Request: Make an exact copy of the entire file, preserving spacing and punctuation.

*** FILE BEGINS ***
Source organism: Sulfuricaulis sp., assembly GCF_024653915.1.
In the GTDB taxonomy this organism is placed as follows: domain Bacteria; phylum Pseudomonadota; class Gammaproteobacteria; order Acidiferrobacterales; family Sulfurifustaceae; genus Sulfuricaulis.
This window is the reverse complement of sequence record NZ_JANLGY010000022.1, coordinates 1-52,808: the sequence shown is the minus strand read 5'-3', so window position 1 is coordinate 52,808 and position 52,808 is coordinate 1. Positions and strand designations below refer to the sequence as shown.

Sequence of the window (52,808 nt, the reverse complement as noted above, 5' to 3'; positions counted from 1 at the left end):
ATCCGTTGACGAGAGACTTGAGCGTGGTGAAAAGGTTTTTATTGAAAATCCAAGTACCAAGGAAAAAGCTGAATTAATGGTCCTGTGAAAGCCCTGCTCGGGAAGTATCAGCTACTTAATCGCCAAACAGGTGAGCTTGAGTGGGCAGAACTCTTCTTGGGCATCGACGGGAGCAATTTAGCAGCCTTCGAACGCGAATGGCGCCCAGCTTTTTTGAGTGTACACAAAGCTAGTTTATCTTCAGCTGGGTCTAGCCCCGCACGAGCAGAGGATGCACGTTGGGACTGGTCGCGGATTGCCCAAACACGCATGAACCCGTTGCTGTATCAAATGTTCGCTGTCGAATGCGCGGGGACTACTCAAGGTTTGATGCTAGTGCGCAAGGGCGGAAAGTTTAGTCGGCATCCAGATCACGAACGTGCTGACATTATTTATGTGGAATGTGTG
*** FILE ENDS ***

Source organism: Sulfuricaulis sp., assembly GCF_024653915.1.
In the GTDB taxonomy this organism is placed as follows: domain Bacteria; phylum Pseudomonadota; class Gammaproteobacteria; order Acidiferrobacterales; family Sulfurifustaceae; genus Sulfuricaulis.
This window is the reverse complement of sequence record NZ_JANLGY010000022.1, coordinates 1-52,808: the sequence shown is the minus strand read 5'-3', so window position 1 is coordinate 52,808 and position 52,808 is coordinate 1. Positions and strand designations below refer to the sequence as shown.

Sequence of the window (52,808 nt, the reverse complement as noted above, 5' to 3'; positions counted from 1 at the left end):
ATCCGTTGACGAGAGACTTGAGCGTGGTGAAAAGGTTTTTATTGAAAATCCAAGTACCAAGGAAAAAGCTGAATTAATGGTCCTGTGAAAGCCCTGCTCGGGAAGTATCAGCTACTTAATCGCCAAACAGGTGAGCTTGAGTGGGCAGAACTCTTCTTGGGCATCGACGGGAGCAATTTAGCAGCCTTCGAACGCGAATGGCGCCCAGCTTTTTTGAGTGTACACAAAGCTAGTTTATCTTCAGCTGGGTCTAGCCCCGCACGAGCAGAGGATGCACGTTGGGACTGGTCGCGGATTGCCCAAACACGCATGAACCCGTTGCTGTATCAAATGTTCGCTGTCGAATGCGCGGGGACTACTCAAGGTTTGATGCTAGTGCGCAAGGGCGGAAAGTTTAGTCGGCATCCAGATCACGAACGTGCTGACATTATTTATGTGGAATGTGTG